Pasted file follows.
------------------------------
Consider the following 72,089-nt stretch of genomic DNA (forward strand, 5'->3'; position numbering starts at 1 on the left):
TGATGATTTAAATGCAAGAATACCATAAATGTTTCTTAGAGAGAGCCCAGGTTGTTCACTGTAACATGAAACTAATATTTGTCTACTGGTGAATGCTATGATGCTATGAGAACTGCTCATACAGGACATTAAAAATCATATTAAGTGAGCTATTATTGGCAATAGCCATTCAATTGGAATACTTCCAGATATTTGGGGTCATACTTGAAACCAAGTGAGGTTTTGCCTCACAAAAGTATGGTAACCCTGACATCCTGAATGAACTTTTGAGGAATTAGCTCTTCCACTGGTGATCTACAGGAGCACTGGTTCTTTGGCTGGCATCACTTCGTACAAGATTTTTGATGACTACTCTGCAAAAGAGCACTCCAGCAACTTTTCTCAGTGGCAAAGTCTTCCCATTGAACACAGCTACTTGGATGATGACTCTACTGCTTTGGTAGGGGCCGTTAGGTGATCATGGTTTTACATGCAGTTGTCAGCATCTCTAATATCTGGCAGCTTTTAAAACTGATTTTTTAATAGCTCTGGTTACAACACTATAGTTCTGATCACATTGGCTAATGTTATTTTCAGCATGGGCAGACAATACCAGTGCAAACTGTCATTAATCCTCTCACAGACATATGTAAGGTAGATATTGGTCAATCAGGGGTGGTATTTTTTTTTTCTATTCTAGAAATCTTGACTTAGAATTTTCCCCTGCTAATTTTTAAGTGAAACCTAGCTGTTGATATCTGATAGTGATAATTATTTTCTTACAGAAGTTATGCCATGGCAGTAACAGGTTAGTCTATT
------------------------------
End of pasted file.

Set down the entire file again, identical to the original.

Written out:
Consider the following 72,089-nt stretch of genomic DNA (forward strand, 5'->3'; position numbering starts at 1 on the left):
TGATGATTTAAATGCAAGAATACCATAAATGTTTCTTAGAGAGAGCCCAGGTTGTTCACTGTAACATGAAACTAATATTTGTCTACTGGTGAATGCTATGATGCTATGAGAACTGCTCATACAGGACATTAAAAATCATATTAAGTGAGCTATTATTGGCAATAGCCATTCAATTGGAATACTTCCAGATATTTGGGGTCATACTTGAAACCAAGTGAGGTTTTGCCTCACAAAAGTATGGTAACCCTGACATCCTGAATGAACTTTTGAGGAATTAGCTCTTCCACTGGTGATCTACAGGAGCACTGGTTCTTTGGCTGGCATCACTTCGTACAAGATTTTTGATGACTACTCTGCAAAAGAGCACTCCAGCAACTTTTCTCAGTGGCAAAGTCTTCCCATTGAACACAGCTACTTGGATGATGACTCTACTGCTTTGGTAGGGGCCGTTAGGTGATCATGGTTTTACATGCAGTTGTCAGCATCTCTAATATCTGGCAGCTTTTAAAACTGATTTTTTAATAGCTCTGGTTACAACACTATAGTTCTGATCACATTGGCTAATGTTATTTTCAGCATGGGCAGACAATACCAGTGCAAACTGTCATTAATCCTCTCACAGACATATGTAAGGTAGATATTGGTCAATCAGGGGTGGTATTTTTTTTTTCTATTCTAGAAATCTTGACTTAGAATTTTCCCCTGCTAATTTTTAAGTGAAACCTAGCTGTTGATATCTGATAGTGATAATTATTTTCTTACAGAAGTTATGCCATGGCAGTAACAGGTTAGTCTATT